Generally speaking, alternate history questions about how some creative artist’s career could have gone differently are not my favorite thing. There are just too many inputs and inspirations, and one would be hard pressed to find something more volatile than popular culture tastes. That being said, I’ve found one author who I can definitely see sliding into a different genre if he’d come to fame 10-15 years later.
That author is Arthur Hailey, most famous for his novel Airport, which inspired the movie that spawned the entire disaster genre (and its parody in Airplane!). Hailey loved to write books that examined a complex thing (be it banks, airports, car factories, or what not) in amazing detail, before climaxing in some kind of crisis. He also loved technology to the point of taking too many futurists at face value (Passenger pods loaded into planes on conveyor belts!)
Hmmm, massively researched technical detail? A love of technology? That sounds like he’d be right at home with technothrillers.
In fact, I can so easily imagine Arthur Hailey’s Aircraft Carrier. The carrier and everything from the catapults to the air tasking order is described in minute detail. As is the drama surrounding members of the crew, which will consist of at least two middle-class Americans committing adultery. Then, in the final chapters of the book, the carrier will sail into action! But it won’t be a full on Fuldapocalyptic world war with the carrier fending off a hundred Tu-22s in the GIUK Gap while a nuclear sword of Damocles hangs over everyone’s head. Hailey just wasn’t that high stakes a writer, and his target audience probably wouldn’t go for something as tense as that. It would probably be something like El Dorado Canyon, probably against a fictional OPFOR country. The carrier accomplishes its mission, but not before a million more “I know the exact designation of a Scud TEL” infodumps are launched and at least one of the adulterers is blown up.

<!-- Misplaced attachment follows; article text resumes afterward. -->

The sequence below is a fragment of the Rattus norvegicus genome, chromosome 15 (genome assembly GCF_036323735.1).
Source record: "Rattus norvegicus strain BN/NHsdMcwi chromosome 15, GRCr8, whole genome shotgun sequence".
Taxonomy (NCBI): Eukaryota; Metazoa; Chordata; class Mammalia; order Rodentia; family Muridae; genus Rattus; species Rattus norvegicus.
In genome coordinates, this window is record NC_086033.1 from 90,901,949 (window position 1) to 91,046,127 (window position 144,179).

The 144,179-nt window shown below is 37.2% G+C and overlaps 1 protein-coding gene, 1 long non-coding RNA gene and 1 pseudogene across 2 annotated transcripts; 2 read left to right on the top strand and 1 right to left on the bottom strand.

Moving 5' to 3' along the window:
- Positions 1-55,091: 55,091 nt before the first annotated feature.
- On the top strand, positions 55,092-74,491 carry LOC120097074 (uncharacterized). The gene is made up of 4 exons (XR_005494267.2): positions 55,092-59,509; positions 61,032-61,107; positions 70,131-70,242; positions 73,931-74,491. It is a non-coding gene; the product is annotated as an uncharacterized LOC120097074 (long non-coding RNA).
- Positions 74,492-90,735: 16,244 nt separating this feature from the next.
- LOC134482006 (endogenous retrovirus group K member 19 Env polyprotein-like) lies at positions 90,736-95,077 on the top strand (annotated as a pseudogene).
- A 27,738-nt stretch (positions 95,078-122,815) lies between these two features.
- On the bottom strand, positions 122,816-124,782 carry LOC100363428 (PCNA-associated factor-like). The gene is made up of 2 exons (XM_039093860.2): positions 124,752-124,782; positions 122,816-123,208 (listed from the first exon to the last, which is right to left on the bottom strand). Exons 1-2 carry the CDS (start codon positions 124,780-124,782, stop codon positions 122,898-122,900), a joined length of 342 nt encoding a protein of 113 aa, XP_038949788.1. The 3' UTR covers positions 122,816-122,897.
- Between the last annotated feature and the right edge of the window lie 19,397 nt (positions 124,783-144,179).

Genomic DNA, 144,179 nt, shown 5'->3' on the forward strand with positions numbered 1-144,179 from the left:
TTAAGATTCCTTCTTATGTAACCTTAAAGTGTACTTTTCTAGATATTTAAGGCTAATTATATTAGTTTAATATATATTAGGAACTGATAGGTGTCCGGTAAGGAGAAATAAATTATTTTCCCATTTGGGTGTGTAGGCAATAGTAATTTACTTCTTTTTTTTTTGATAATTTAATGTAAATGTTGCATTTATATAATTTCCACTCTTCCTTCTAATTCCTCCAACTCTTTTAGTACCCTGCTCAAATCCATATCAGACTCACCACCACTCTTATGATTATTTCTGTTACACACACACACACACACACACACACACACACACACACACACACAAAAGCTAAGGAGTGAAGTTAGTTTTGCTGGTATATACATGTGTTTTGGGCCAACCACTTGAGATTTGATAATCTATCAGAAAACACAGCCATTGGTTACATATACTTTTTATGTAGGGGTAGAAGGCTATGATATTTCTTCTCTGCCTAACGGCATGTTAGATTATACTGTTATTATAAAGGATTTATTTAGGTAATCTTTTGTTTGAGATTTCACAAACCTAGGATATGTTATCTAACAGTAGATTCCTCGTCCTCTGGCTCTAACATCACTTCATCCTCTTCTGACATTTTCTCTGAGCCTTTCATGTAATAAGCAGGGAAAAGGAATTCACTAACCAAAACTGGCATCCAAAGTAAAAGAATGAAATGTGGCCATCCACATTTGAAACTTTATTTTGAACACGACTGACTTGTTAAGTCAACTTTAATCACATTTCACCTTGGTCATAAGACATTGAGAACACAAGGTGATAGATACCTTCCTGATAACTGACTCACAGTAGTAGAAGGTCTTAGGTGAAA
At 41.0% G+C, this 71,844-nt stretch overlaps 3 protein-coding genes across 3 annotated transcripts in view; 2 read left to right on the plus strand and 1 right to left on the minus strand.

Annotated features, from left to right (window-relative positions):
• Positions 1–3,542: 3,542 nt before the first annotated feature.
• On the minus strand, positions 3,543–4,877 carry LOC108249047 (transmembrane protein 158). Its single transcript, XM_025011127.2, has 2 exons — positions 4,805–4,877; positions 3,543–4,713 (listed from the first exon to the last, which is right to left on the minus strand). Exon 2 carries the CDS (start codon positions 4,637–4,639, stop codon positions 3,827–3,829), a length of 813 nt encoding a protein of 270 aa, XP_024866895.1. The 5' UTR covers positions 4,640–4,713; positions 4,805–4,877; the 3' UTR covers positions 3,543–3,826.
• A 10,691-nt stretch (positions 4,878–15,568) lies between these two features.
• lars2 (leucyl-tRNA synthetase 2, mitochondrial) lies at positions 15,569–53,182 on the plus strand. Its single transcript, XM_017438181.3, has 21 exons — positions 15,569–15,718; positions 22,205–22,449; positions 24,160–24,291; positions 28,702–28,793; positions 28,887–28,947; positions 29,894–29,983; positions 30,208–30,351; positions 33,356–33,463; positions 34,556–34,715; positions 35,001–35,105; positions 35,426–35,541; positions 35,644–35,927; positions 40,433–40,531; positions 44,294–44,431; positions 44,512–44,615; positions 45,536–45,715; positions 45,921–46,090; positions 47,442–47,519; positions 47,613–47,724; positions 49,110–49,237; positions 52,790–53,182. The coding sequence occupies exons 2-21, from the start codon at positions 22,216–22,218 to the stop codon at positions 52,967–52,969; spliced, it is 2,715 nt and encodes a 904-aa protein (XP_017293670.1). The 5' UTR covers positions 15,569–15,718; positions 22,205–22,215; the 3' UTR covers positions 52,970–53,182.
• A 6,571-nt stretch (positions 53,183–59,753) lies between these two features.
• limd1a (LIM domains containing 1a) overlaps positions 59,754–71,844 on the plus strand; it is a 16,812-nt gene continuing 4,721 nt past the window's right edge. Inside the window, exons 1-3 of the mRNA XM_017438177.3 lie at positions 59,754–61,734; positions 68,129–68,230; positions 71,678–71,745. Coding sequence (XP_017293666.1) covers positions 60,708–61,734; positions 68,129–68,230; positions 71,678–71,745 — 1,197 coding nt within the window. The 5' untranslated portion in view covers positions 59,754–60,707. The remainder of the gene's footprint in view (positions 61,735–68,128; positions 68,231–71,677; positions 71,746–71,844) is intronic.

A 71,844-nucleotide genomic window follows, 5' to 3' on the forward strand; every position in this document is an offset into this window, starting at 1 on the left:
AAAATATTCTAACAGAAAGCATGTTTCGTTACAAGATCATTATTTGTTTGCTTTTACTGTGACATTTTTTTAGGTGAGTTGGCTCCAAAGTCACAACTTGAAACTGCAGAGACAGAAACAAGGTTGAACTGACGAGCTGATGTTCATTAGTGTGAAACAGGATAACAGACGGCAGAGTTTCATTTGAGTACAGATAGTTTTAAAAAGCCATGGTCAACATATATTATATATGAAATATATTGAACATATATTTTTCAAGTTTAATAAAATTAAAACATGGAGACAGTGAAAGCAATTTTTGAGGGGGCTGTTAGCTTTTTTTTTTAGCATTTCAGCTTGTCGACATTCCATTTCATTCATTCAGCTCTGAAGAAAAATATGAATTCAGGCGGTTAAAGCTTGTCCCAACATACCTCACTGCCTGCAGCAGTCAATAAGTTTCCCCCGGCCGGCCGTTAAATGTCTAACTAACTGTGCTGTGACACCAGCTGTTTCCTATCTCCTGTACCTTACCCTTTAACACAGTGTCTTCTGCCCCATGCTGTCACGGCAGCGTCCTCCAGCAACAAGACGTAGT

Look, I didn’t say it was going to be a good technothriller.
Indeed, as much as Clancy and Bond’s books may have been dated and rendered less potent by their technology becoming considerably less novel, Hailey’s have aged far worse. And I’m not (just) talking about their culture and characterization. Their entire gimmick is “this is a thing.” And if you already have the slightest familiarity with that thing in ways that audiences in the 1960s and 1970s did not, the books become empty clunkfests.
Still, it’s very easy to see the success of someone who wrote in a very similar style (Airport is basically a peacetime technothriller, after all) translating to something else down the road. That’s the fun of alternate history.